Twelve Bricks of Gold.
A blizzard in Winnipeg.
No one is going anywhere … But jail.
In the spring of 1966 Ken Leishman stepped onto the tarmac of the Winnipeg Airport and into the pages of Canadian history. By then, the mastermind behind the country’s largest gold heist had already gained Dillingeresque notoriety as a gentlemanly bank robber. Toronto headlines had spread the news about the brazen and polite ‘Flying Bandit’. This time, he almost got away. Almost.
In Bandit: A Portrait of Ken Leishman, Wayne Tefs imagines what happened behind the headlines, intertwining the full-on action of Leishman’s exploits with the story of a smart but troubled kid growing up in a small and stifling prairie town. As a married man and father of seven, Leishman dreams of greatness, and a good life for his family. Even as he plots the greatest caper in Canadian history, he is ridden with guilt over his failed promises to go straight. In this fictionalized version of a tremendous true story, readers will be hard-pressed to judge the life of this Canadian folk hero who dared to fly far out of bounds.
- Shortlisted for the McNally Robinson Book of the Year Award
- Shortlisted for the Margaret Laurence Award for Fiction
- Shortlisted for the Carol Shields Winnipeg Book Award
- Shortlisted for the Manuela Dias Book Design of the Year Award
- Shortlisted for the Mary Scorer Award for Best Book by a Manitoba Publisher at the Manitoba Book Award
- Shortlisted for the Margaret McWilliams Award for Popular History
- ...Bandit is a masterful portrait of a complex human being and of his time. It's also a powerful reminder that no place is beyond the reach of myth, and that any place, no matter how self-doubting, can and will mirror myth in its own way." - Lesley Hughes, Winnipeg Free Press
- "Reading Bandit does more than revive a lot of large headlines and any personal memories readers might have: Tefs’ compelling portrait of Leishman (a faithful married man and father of seven) raises awkward questions about the misjudgments anyone can make in pursuit of the Canadian Dream, but few do with such spectacular results, including dying in much odder circumstances than you’d expect from such a life. -The Globe and Mail
Suggested Book Club Questions for Bandit
- Leishman was called “the gentleman bandit” but was he really? He also easily could be called a socio-path with an eye to the main chance. Which seems more accurate?
- When he’s in prison Leishman speculates that he is not X or Y (good or bad) but X, Y, A, B, and C also. In short, that “character” is plastic, that people are rather like chameleons, changing and shifting about depending on circumstances. How accurate is this view of character?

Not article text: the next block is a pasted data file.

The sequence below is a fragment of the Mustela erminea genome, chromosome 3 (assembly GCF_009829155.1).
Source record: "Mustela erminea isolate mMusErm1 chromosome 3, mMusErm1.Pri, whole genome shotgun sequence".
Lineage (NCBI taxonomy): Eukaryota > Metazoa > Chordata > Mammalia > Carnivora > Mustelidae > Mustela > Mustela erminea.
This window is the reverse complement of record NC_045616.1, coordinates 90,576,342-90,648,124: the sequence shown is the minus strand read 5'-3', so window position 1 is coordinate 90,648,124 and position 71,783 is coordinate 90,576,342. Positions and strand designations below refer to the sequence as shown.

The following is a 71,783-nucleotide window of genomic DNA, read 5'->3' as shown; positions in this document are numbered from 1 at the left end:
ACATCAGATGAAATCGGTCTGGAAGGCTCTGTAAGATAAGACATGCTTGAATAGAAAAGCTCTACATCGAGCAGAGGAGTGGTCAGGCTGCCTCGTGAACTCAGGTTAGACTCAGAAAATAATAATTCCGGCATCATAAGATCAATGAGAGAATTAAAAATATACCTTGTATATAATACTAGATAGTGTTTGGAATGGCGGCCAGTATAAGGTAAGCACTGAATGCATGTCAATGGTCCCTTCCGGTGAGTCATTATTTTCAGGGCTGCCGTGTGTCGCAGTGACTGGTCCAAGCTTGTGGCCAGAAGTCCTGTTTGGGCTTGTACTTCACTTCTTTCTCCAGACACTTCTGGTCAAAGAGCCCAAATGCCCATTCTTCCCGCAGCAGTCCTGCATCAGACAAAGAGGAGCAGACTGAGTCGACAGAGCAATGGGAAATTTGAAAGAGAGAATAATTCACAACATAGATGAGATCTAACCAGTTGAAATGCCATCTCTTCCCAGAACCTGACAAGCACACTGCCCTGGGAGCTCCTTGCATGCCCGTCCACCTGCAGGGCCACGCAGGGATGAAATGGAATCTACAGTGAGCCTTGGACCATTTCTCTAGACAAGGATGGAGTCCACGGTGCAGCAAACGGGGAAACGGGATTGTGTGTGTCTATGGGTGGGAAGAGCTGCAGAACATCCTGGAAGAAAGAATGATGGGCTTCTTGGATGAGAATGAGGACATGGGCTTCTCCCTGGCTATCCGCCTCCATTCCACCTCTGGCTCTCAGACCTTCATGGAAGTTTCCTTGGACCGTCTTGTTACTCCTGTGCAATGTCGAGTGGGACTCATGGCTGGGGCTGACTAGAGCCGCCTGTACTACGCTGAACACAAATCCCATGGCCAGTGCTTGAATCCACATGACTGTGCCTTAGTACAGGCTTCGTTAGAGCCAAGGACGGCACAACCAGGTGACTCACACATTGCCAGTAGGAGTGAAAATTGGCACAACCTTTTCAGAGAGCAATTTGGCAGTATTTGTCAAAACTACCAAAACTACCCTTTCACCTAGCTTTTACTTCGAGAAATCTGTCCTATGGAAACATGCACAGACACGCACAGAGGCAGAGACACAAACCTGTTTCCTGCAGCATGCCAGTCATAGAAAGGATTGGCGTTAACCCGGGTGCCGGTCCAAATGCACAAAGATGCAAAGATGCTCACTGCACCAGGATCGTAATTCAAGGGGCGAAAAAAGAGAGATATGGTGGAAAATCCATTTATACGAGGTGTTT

- The novel switches between journalistic style reportage on events and first-person stream-of-consciousness thoughts of the main character. Does this counterpoint technique work? Is one preferable to the other?
- The prose sections are broken up by shots of newspaper clippings from the time. Do they add anything?
- The Globe and Mail reviewer called Ken Leishman “Canada’s Rock-Star Criminal.” What did he mean? Do you agree?
- One reader commented that Ken Leishman’s story is “the Mythic story of this place”? What did he mean? Is that a fair assessment?
- What do you think about Leishman’s fellow escapees? Is there company of benefit or a hindrance to Ken? Would he have gotten further, or even away without them?
- What do you think about Elva? She’s never given a voice in the novel, but is a significant figure for Ken. Is she an inspiration for his escapades?
- Leishman claims to be a family man. What do you think? Are his actions selfless or selfish? Do you think he would have tried such an elaborate heist if he didn’t have a family to try to “provide” for?
- What do you think about the dream sequences that Leishman has in jail? What do they say about him?
- Consulting the chronology, Ken Leishman was quite the career criminal: several robberies and even 2 jail breaks. All things considered he seems to have gotten off pretty easy. How do you think he would fare in the present criminal system?
- If you were part of Leishman’s crew, what would you have done with 12 gold bars?
- Bandit is akin to some of the great heist movies in cinema such as Oceans Franchise, The Bank Job, The Italian Job, The Score, among countless others. How do Danny Ocean and Ken Leishman compare as masterminds? What about Ken and some other caper “heros”?
- If you were a casting a Hollywood version of Bandit: A Portrait of Ken Leishman who would you cast as Ken Leishman? What about the others? The Grenkow Brothers and John Berry? Harry Backlin? The undercover cop Ken confesses to?
Wayne Tefs was born in Winnipeg and grew up in northwestern Ontario. He edited a number of anthologies and published nine novels and a work of non-fiction. His novel Moon Lake received the Margaret Laurence Award for Fiction in 2000 and his novel Be Wolf won the 2007 McNally Robinson Book of the Year Award. Wayne Tefs died in 2014.